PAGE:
Diurnal variation of hepatic uptake transporters. In the liver, the major uptake transporters are organic anion transporting polypeptides (Oatp1a1, Oatp1a4, Oatp1b2, and Oatp2b1), organic cation transporter (Oct1), organic anion transporters (Oat2 and Oat6), and others [19]. The expressions of Oatp1a1, Oatp1a4, Oatp1b2, Oct1, and Oat2 display diurnal oscillations, with higher expression in the morning, while Oatp2b1 did not show circadian variation [20]. Na+-taurocholate cotransporting polypeptide (Ntcp and Slc10a1) is a major bile acid uptake transporter that localizes to the basolateral membrane of hepatocytes, and displays apparent circadian rhythm, with higher expression in the afternoon [20, 21, 22].

Diurnal variation of hepatic Phase-I P450 metabolism enzyme genes. Hepatic cytochrome P450 is the major enzyme catalyzing the Phase-I drug metabolism. Most drugs are metabolized by P450 1–4 family enzymes. P450 enzyme genes and corresponding nuclear receptors display diurnal oscillations: AhR and Cyp1a1, 1a2 are higher in the morning; CAR and Cyp2b10 are higher in the afternoon and evening; PXR is higher in the afternoon but Cyp3a11 and Cyp3a25 are higher in the morning; PPARα is higher in the morning but Cyp4a10 is higher in the evening [23]. Cyp7a1 is a rate-limit enzyme gene for bile acid synthesis, displays a typical circadian rhyme, with the peak around 18:00 [21, 22, 23, 24]. Bile acid synthesis is controlled by the circadian clock and Rev-erbα is a major clock gene controlling bile acid homeostasis [25].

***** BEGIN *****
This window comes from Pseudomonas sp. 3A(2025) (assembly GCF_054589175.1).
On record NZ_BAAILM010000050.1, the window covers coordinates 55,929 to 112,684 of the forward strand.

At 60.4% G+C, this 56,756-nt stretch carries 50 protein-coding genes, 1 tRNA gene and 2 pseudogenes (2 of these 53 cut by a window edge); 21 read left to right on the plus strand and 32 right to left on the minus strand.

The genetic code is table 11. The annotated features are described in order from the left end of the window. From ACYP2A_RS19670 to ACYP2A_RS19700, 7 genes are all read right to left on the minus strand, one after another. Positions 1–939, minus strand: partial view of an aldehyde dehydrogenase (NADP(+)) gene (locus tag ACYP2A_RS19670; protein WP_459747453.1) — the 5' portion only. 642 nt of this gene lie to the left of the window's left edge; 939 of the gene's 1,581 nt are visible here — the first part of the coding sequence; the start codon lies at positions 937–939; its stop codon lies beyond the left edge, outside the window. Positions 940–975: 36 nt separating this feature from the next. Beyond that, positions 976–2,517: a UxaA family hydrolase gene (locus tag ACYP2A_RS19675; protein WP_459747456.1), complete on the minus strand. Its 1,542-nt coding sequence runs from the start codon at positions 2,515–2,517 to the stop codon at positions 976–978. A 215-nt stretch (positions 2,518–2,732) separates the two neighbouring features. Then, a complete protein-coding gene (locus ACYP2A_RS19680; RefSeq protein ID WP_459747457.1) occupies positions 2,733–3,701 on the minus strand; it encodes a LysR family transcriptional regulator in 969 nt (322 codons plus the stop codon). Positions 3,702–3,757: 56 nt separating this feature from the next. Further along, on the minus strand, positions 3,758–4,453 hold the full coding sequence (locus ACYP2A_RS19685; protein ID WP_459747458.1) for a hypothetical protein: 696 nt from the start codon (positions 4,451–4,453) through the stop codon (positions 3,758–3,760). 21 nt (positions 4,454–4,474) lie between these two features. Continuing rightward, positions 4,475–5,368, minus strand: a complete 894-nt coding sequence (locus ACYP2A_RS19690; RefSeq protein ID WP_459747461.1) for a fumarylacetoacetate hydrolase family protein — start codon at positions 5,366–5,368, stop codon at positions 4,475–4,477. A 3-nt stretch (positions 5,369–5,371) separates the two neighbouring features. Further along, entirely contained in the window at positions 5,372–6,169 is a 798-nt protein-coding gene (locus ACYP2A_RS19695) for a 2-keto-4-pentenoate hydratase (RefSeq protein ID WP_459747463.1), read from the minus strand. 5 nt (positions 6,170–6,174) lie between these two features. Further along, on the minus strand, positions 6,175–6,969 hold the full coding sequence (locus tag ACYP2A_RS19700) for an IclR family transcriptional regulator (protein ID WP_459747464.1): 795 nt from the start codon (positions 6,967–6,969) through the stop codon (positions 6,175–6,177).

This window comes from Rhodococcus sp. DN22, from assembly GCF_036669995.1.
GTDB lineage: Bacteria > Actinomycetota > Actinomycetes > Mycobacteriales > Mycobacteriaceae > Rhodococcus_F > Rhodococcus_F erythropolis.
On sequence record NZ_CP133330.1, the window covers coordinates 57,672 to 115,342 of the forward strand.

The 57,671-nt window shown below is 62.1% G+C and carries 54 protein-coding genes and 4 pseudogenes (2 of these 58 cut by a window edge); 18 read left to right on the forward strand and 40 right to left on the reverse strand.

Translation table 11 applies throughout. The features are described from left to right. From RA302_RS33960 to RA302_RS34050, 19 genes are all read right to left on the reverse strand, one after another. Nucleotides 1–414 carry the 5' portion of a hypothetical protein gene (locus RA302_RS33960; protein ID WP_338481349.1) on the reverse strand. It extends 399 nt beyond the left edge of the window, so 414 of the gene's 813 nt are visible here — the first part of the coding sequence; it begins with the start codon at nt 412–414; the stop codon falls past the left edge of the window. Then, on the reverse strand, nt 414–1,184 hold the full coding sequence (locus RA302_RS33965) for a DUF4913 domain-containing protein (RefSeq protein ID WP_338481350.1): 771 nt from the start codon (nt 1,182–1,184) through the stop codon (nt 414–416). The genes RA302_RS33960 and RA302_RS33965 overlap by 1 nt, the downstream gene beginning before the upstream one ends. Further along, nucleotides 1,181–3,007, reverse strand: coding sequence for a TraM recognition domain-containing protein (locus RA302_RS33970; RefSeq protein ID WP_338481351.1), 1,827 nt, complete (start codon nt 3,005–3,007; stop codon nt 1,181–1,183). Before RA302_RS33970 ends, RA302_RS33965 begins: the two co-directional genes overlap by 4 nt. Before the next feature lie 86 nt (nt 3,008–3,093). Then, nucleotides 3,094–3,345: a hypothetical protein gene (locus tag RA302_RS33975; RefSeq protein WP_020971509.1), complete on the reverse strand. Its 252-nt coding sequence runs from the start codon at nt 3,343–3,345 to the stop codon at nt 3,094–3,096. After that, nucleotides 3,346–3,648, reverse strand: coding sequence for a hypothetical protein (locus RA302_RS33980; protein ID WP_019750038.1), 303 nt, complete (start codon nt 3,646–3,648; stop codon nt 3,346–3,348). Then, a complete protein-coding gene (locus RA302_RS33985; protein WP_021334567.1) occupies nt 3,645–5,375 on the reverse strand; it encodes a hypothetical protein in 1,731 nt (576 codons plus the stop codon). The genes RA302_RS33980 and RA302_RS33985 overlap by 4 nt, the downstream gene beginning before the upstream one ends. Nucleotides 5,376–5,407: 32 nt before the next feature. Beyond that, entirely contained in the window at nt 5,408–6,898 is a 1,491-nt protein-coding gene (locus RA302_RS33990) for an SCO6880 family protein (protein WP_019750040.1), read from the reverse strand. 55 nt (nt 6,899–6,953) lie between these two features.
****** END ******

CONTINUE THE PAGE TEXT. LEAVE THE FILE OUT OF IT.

In the liver, circadian rhythm serves to synchronize the metabolism of bile acid, glucose, and lipid, and their disruption could lead to diseases and affect chronotherapy [26]. Indeed, the liver is the key organ to maintain energy metabolism which is greatly influenced by feeding, diets, and diurnal variation [5]. For example, Peroxisome proliferator-activated receptor-gamma coactivator (PGC1α) stimulates the expression of clock genes, notably Bmal1 (also called Arntl) and Rev-erbα (also called Nr1d1), through coactivation of the ROR family of orphan nuclear receptors. Mice lacking PGC-1α show abnormal diurnal rhythms of activity, body temperature and metabolic rate [27]. Circadian clocks regulate metabolic processes not only by simply in response to daily environmental/behavioral influences but also by synchronizing the cell with its environment to modulate a host of metabolic processes [27, 28, 29].